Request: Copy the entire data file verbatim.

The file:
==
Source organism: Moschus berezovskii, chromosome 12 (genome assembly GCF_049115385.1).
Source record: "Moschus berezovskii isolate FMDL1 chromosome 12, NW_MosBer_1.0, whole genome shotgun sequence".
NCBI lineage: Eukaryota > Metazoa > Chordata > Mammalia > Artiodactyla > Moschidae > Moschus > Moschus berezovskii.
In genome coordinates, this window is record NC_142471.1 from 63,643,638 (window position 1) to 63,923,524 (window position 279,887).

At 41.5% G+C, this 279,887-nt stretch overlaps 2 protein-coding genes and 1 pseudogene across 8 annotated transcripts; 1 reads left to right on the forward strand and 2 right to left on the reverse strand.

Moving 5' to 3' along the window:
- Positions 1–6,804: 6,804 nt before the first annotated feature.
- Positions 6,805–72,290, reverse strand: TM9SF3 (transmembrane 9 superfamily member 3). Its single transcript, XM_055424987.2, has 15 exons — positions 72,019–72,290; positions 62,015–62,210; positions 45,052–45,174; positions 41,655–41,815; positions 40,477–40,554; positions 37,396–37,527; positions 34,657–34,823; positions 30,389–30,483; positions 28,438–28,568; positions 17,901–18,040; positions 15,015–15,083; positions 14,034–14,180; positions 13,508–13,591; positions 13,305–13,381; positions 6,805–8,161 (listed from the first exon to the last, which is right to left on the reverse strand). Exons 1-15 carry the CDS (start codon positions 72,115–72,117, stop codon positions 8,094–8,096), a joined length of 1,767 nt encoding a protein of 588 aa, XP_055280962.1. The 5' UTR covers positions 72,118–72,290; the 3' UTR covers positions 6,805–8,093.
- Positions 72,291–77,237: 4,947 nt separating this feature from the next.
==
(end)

Source organism: Moschus berezovskii, chromosome 12 (genome assembly GCF_049115385.1).
Source record: "Moschus berezovskii isolate FMDL1 chromosome 12, NW_MosBer_1.0, whole genome shotgun sequence".
NCBI lineage: Eukaryota > Metazoa > Chordata > Mammalia > Artiodactyla > Moschidae > Moschus > Moschus berezovskii.
In genome coordinates, this window is record NC_142471.1 from 63,643,638 (window position 1) to 63,923,524 (window position 279,887).

At 41.5% G+C, this 279,887-nt stretch overlaps 2 protein-coding genes and 1 pseudogene across 8 annotated transcripts; 1 reads left to right on the forward strand and 2 right to left on the reverse strand.

Moving 5' to 3' along the window:
- Positions 1–6,804: 6,804 nt before the first annotated feature.
- Positions 6,805–72,290, reverse strand: TM9SF3 (transmembrane 9 superfamily member 3). Its single transcript, XM_055424987.2, has 15 exons — positions 72,019–72,290; positions 62,015–62,210; positions 45,052–45,174; positions 41,655–41,815; positions 40,477–40,554; positions 37,396–37,527; positions 34,657–34,823; positions 30,389–30,483; positions 28,438–28,568; positions 17,901–18,040; positions 15,015–15,083; positions 14,034–14,180; positions 13,508–13,591; positions 13,305–13,381; positions 6,805–8,161 (listed from the first exon to the last, which is right to left on the reverse strand). Exons 1-15 carry the CDS (start codon positions 72,115–72,117, stop codon positions 8,094–8,096), a joined length of 1,767 nt encoding a protein of 588 aa, XP_055280962.1. The 5' UTR covers positions 72,118–72,290; the 3' UTR covers positions 6,805–8,093.
- Positions 72,291–77,237: 4,947 nt separating this feature from the next.